Drumthwacket to Be a New Jersey “Point of Pride”
IN NEED OF SOME TLC: Drumthwacket, the New Jersey governor’s mansion, is being spruced up under the direction of First Lady Tammy Murphy and the Drumthwacket Foundation. From new parking areas to kitchen improvements, some changes are underway. (Photo by Virginia Hall)
By Anne Levin
With its six white columns and sprawling wings on either side, Drumthwacket is among Princeton’s most visually striking buildings. But the official residence of the governor of New Jersey, last occupied from 2002 to 2004 by former Gov. James McGreevey and family, is in need of some major TLC.
Since Gov. Phil Murphy took office last January, First Lady Tammy Murphy has made the Stockton Street property a priority. Working with the Drumthwacket Foundation, Mrs. Murphy plans to spruce up the building, inside and out. The house, which dates from 1835 and is listed on the National Register of Historic Places, is regularly used for receptions and open to the public on a limited basis. But the upstairs family quarters has decades-old carpeting, loose plaster moldings, and a few electric sockets that are falling down.
The Murphys “would love to move in,” Tammy Murphy said during a phone conversation this week. “But this isn’t just for us. It’s for everyone. My goal is to fix up Drumthwacket so that my husband and his administration can use it for meetings, and it becomes a point of pride for New Jersey. I want to make it shine. I feel as though it has gotten a little bit rundown.”
It was the front lawn that first got Mrs. Murphy’s attention. “When I arrived here, I was struck right away by the fact that cars were parked on the lawn,” she said. “We can’t do that anymore. It’s bad for the neighborhood, the house, and the lawn. And it’s a waste of money because the DEP (Department of Environmental Protection) has to come in after each event and regrade the lawn.”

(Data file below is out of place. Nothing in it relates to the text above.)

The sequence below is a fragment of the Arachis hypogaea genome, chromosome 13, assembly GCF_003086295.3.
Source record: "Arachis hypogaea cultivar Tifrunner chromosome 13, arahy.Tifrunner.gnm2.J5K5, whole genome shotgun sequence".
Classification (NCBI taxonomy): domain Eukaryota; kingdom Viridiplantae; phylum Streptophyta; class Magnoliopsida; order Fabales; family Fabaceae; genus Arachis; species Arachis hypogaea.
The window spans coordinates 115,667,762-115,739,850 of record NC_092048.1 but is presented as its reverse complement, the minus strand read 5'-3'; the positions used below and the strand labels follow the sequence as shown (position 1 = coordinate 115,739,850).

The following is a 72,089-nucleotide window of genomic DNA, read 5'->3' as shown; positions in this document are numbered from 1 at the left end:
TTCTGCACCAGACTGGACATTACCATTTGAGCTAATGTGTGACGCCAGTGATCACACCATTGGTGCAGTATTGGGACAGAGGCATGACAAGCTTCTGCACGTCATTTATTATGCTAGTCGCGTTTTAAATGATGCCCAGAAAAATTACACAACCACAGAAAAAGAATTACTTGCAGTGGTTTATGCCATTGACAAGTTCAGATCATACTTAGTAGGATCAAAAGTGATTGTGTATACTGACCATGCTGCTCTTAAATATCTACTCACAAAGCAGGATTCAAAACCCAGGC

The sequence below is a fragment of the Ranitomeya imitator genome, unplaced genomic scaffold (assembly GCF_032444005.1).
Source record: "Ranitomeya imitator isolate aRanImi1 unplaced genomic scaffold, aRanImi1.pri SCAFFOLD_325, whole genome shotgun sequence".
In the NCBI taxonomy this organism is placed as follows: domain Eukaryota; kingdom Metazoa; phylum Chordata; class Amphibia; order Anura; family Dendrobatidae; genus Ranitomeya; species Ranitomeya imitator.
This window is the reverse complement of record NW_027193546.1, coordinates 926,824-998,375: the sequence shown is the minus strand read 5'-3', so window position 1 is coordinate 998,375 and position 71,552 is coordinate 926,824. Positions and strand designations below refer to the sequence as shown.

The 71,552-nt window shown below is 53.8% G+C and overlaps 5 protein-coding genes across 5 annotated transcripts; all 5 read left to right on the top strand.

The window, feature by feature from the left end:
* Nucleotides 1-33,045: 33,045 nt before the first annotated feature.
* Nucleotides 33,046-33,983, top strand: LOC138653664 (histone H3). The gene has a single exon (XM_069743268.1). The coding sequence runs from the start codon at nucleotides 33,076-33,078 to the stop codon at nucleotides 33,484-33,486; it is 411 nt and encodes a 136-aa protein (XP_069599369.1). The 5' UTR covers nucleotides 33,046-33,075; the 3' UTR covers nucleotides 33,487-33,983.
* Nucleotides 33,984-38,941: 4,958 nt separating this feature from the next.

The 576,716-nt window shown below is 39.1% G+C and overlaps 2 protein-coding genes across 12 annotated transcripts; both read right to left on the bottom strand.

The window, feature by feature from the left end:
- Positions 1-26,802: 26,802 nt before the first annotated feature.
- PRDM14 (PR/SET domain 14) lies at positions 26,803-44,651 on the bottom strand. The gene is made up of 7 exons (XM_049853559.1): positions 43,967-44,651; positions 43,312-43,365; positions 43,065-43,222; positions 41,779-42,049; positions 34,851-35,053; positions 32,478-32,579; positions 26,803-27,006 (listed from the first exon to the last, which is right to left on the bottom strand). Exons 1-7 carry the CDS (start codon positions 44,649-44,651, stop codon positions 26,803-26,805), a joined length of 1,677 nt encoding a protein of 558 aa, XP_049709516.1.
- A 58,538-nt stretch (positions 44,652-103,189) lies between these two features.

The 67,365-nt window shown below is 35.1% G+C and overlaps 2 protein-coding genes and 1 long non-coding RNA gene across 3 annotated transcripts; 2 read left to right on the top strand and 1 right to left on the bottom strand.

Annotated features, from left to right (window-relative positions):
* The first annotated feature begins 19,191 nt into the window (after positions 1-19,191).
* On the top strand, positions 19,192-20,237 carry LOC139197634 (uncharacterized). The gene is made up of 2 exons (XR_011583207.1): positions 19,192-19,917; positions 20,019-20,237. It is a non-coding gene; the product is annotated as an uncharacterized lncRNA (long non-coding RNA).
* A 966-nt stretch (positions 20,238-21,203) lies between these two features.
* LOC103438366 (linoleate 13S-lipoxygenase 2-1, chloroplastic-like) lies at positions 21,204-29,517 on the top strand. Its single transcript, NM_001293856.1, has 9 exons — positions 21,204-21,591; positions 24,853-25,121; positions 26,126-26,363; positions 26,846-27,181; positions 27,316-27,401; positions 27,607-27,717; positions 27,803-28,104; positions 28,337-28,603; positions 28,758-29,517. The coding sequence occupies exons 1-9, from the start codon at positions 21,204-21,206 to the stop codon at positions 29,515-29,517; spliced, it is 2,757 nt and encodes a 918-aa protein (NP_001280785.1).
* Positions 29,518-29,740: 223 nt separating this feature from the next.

Creating a parking area involves fixing up the back driveway, which has lately been out of use. That work is underway. “We also want to open up the back gate, which hasn’t been used for years,” Mrs. Murphy said. “And the tennis court and swimming pool — it’s almost a dangerous situation and it has to be fixed.”
This summer, students from Rutgers University’s horticulture department documented plantings and helped develop a master plan for stormwater management. “So the students get real, practical experience, and we don’t spend a lot of money,” Mrs. Murphy said.
The downstairs kitchen, which is used to prepare food for receptions, has been neglected. “There are improvements here and there, but it hasn’t been well thought through,” she said. “No one has looked at the big picture. I want to make it a kitchen that not only will enable dinners and receptions, but will also enable chefs to have cooking classes. There could be classes focused on local ingredients, guest chefs teaching about meals that might have been made during Drumthwacket’s history, and so on. It’s a way to include people from the community so they can enjoy the house and get something out of it that’s a bit different.”
In the upstairs residential areas, carpeting that was installed in the 1980s was ripped out to reveal original flooring in a few places. “It’s beautiful and it needs to be restored,” Mrs. Murphy said.
A capital campaign that is in the beginning stages will help support the project, which will be done through the nonprofit Drumthwacket Foundation. Mrs. Murphy said other foundations, corporations, and individuals will be approached.
“Phil and I will help, but we can’t do it on our own,” she said. “A lot will depend on how the campaign goes. We’re going to donors who have given historically. This should not be a partisan thing. It should be about support for this wonderful, historic property. This is an opportunity to do some things that are not going to be over the top, but will be a basic step to bring Drumthwacket back to a level of sophistication. Because it is an incredibly important destination.”